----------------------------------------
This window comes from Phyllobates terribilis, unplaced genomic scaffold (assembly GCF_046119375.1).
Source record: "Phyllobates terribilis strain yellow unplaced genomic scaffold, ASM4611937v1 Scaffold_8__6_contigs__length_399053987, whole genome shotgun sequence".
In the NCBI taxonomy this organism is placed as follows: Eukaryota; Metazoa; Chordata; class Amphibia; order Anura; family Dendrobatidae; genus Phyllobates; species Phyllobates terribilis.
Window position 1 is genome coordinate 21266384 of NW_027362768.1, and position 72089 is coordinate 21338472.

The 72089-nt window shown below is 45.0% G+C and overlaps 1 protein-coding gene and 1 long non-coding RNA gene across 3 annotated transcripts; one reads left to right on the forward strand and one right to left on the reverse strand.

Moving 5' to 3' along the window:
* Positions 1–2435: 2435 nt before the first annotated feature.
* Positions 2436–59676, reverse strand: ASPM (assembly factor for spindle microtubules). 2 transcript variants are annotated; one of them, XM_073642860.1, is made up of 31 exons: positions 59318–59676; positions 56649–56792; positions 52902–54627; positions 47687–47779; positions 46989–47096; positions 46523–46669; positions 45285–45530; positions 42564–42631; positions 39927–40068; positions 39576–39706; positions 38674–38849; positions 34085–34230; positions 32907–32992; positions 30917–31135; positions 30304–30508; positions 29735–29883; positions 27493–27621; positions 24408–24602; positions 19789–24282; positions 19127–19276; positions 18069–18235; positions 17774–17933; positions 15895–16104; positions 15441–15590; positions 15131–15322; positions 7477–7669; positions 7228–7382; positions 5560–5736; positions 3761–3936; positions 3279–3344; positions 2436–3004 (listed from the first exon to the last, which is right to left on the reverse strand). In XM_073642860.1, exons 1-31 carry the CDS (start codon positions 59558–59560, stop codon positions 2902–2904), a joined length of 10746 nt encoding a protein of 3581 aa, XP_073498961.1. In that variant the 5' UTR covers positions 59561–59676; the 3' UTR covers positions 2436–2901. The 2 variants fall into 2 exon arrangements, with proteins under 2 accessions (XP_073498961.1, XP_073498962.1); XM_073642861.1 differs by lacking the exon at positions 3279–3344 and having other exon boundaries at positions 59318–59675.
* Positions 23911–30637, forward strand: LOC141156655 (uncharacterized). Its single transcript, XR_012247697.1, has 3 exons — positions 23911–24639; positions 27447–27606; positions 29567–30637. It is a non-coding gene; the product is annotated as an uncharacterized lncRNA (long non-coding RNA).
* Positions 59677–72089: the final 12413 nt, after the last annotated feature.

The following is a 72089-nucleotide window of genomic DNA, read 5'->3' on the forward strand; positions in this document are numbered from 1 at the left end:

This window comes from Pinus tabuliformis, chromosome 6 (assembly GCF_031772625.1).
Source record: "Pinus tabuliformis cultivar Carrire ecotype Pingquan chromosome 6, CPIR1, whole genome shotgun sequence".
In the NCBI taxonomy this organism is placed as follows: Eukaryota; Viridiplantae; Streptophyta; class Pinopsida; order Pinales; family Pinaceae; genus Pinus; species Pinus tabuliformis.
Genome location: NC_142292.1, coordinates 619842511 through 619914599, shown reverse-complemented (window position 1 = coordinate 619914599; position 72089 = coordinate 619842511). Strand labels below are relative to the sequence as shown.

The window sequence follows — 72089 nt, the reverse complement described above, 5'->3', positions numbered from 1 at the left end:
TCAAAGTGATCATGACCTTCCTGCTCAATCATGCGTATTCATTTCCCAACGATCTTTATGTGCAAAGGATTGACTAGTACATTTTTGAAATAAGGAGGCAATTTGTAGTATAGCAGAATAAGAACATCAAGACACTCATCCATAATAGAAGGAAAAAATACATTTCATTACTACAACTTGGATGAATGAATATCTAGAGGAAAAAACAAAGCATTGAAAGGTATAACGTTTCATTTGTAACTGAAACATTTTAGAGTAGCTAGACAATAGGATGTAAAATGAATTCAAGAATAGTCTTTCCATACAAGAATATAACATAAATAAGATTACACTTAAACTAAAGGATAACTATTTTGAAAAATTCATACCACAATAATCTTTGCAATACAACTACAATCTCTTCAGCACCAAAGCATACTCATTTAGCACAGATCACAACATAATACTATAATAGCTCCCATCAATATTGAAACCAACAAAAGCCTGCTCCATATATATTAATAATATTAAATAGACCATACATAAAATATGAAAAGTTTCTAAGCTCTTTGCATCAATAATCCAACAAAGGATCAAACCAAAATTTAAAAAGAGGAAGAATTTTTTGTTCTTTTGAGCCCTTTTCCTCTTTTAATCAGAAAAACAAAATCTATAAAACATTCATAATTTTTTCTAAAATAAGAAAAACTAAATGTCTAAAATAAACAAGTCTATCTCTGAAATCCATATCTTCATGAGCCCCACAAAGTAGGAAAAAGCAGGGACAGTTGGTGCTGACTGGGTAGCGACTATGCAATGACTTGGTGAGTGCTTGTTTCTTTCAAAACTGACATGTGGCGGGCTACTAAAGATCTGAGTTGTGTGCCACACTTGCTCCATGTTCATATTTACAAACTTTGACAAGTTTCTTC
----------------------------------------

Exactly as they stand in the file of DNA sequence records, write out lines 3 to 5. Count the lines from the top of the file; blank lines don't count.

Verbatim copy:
In the NCBI taxonomy this organism is placed as follows: Eukaryota; Metazoa; Chordata; class Amphibia; order Anura; family Dendrobatidae; genus Phyllobates; species Phyllobates terribilis.
Window position 1 is genome coordinate 21266384 of NW_027362768.1, and position 72089 is coordinate 21338472.

The 72089-nt window shown below is 45.0% G+C and overlaps 1 protein-coding gene and 1 long non-coding RNA gene across 3 annotated transcripts; one reads left to right on the forward strand and one right to left on the reverse strand.